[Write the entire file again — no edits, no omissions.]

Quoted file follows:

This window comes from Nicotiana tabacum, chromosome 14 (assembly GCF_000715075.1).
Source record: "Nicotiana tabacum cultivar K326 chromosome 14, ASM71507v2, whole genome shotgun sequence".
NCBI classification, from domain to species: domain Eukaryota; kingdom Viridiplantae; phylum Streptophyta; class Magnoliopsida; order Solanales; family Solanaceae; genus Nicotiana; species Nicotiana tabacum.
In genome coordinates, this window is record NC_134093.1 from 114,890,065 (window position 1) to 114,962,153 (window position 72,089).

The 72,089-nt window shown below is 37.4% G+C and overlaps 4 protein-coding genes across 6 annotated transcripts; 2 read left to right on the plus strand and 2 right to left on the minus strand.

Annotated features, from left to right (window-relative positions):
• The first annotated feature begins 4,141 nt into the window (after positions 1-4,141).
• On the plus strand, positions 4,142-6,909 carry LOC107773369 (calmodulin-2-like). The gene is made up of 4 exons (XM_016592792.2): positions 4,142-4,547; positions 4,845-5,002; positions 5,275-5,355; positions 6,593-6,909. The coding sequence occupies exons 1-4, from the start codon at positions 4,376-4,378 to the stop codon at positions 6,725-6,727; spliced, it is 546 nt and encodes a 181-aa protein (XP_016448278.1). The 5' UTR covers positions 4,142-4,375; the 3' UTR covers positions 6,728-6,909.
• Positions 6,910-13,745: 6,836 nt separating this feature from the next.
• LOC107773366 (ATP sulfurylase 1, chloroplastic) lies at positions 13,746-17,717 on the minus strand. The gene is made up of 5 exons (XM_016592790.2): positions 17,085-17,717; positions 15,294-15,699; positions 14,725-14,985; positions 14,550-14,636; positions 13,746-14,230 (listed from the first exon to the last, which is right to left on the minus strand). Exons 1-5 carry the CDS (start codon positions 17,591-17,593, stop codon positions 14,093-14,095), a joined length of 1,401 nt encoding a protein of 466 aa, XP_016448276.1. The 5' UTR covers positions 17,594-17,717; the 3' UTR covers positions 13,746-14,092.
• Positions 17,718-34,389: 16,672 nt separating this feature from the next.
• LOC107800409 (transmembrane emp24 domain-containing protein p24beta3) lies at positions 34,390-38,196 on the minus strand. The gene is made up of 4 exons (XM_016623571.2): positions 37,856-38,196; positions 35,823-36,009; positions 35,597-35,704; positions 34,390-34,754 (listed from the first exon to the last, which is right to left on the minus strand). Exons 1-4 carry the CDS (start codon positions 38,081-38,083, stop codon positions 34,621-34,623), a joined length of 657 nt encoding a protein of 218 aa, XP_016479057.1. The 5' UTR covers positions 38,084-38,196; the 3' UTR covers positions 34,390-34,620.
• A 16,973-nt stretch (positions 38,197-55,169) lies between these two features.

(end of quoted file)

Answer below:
This window comes from Nicotiana tabacum, chromosome 14 (assembly GCF_000715075.1).
Source record: "Nicotiana tabacum cultivar K326 chromosome 14, ASM71507v2, whole genome shotgun sequence".
NCBI classification, from domain to species: domain Eukaryota; kingdom Viridiplantae; phylum Streptophyta; class Magnoliopsida; order Solanales; family Solanaceae; genus Nicotiana; species Nicotiana tabacum.
In genome coordinates, this window is record NC_134093.1 from 114,890,065 (window position 1) to 114,962,153 (window position 72,089).

The 72,089-nt window shown below is 37.4% G+C and overlaps 4 protein-coding genes across 6 annotated transcripts; 2 read left to right on the plus strand and 2 right to left on the minus strand.

Annotated features, from left to right (window-relative positions):
• The first annotated feature begins 4,141 nt into the window (after positions 1-4,141).
• On the plus strand, positions 4,142-6,909 carry LOC107773369 (calmodulin-2-like). The gene is made up of 4 exons (XM_016592792.2): positions 4,142-4,547; positions 4,845-5,002; positions 5,275-5,355; positions 6,593-6,909. The coding sequence occupies exons 1-4, from the start codon at positions 4,376-4,378 to the stop codon at positions 6,725-6,727; spliced, it is 546 nt and encodes a 181-aa protein (XP_016448278.1). The 5' UTR covers positions 4,142-4,375; the 3' UTR covers positions 6,728-6,909.
• Positions 6,910-13,745: 6,836 nt separating this feature from the next.
• LOC107773366 (ATP sulfurylase 1, chloroplastic) lies at positions 13,746-17,717 on the minus strand. The gene is made up of 5 exons (XM_016592790.2): positions 17,085-17,717; positions 15,294-15,699; positions 14,725-14,985; positions 14,550-14,636; positions 13,746-14,230 (listed from the first exon to the last, which is right to left on the minus strand). Exons 1-5 carry the CDS (start codon positions 17,591-17,593, stop codon positions 14,093-14,095), a joined length of 1,401 nt encoding a protein of 466 aa, XP_016448276.1. The 5' UTR covers positions 17,594-17,717; the 3' UTR covers positions 13,746-14,092.
• Positions 17,718-34,389: 16,672 nt separating this feature from the next.
• LOC107800409 (transmembrane emp24 domain-containing protein p24beta3) lies at positions 34,390-38,196 on the minus strand. The gene is made up of 4 exons (XM_016623571.2): positions 37,856-38,196; positions 35,823-36,009; positions 35,597-35,704; positions 34,390-34,754 (listed from the first exon to the last, which is right to left on the minus strand). Exons 1-4 carry the CDS (start codon positions 38,081-38,083, stop codon positions 34,621-34,623), a joined length of 657 nt encoding a protein of 218 aa, XP_016479057.1. The 5' UTR covers positions 38,084-38,196; the 3' UTR covers positions 34,390-34,620.
• A 16,973-nt stretch (positions 38,197-55,169) lies between these two features.